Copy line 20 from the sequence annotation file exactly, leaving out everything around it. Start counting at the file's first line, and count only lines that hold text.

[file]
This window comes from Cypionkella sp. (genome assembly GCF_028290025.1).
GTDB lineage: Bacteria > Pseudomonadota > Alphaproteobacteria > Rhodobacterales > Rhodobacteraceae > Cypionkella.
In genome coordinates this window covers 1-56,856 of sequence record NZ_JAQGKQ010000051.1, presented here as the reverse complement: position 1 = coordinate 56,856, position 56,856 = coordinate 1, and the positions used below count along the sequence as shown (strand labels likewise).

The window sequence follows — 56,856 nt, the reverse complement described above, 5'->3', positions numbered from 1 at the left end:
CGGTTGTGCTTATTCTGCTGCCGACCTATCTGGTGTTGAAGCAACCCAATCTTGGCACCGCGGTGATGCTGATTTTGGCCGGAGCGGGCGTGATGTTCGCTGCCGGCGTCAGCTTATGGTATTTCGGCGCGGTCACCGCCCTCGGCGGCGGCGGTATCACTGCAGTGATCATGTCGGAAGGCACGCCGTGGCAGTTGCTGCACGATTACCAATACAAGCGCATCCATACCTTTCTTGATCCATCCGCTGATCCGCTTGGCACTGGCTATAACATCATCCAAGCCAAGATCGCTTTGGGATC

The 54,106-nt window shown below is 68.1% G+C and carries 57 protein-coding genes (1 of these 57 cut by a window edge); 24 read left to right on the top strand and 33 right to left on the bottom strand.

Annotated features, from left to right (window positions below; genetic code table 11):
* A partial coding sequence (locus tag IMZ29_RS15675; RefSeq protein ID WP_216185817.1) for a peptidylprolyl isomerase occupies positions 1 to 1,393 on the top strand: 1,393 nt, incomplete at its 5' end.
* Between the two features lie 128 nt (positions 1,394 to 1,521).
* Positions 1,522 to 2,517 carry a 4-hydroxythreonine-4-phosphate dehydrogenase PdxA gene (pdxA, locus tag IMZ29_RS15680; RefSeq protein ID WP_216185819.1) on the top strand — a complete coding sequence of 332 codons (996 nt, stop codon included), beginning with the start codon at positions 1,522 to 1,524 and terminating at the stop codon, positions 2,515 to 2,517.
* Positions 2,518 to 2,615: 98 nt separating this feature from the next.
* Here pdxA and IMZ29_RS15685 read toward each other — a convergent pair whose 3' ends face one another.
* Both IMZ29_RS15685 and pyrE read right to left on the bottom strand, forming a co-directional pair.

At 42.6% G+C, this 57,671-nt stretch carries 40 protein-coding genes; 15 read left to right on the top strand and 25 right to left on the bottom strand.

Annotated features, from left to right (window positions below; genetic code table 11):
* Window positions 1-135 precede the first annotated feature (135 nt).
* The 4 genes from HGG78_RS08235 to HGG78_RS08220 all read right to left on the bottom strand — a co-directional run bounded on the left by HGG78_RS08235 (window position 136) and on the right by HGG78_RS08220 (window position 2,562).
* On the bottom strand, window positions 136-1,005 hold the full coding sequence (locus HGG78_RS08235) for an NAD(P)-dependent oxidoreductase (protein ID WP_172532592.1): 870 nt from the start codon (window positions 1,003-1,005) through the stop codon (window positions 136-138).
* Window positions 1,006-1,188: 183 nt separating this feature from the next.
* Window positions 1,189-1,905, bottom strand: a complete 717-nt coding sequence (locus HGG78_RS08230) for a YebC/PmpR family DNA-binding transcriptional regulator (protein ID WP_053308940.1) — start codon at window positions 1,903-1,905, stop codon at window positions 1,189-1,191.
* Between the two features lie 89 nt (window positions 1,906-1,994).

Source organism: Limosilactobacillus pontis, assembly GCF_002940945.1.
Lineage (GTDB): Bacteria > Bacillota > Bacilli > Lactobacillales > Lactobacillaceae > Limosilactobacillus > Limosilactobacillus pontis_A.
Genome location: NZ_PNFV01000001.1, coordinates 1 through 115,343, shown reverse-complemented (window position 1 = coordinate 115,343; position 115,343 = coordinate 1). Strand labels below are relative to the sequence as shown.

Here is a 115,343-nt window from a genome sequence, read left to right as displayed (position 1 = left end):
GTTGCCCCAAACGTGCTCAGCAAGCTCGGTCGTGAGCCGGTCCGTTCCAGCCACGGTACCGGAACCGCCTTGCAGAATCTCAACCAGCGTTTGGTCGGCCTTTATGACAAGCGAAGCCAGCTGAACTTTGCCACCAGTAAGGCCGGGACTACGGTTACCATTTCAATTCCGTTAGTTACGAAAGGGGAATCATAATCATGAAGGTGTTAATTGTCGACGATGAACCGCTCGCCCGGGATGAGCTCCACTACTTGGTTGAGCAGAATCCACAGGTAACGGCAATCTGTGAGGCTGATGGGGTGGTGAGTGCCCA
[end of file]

* Window positions 1,189-1,905, bottom strand: a complete 717-nt coding sequence (locus HGG78_RS08230) for a YebC/PmpR family DNA-binding transcriptional regulator (protein ID WP_053308940.1) — start codon at window positions 1,903-1,905, stop codon at window positions 1,189-1,191.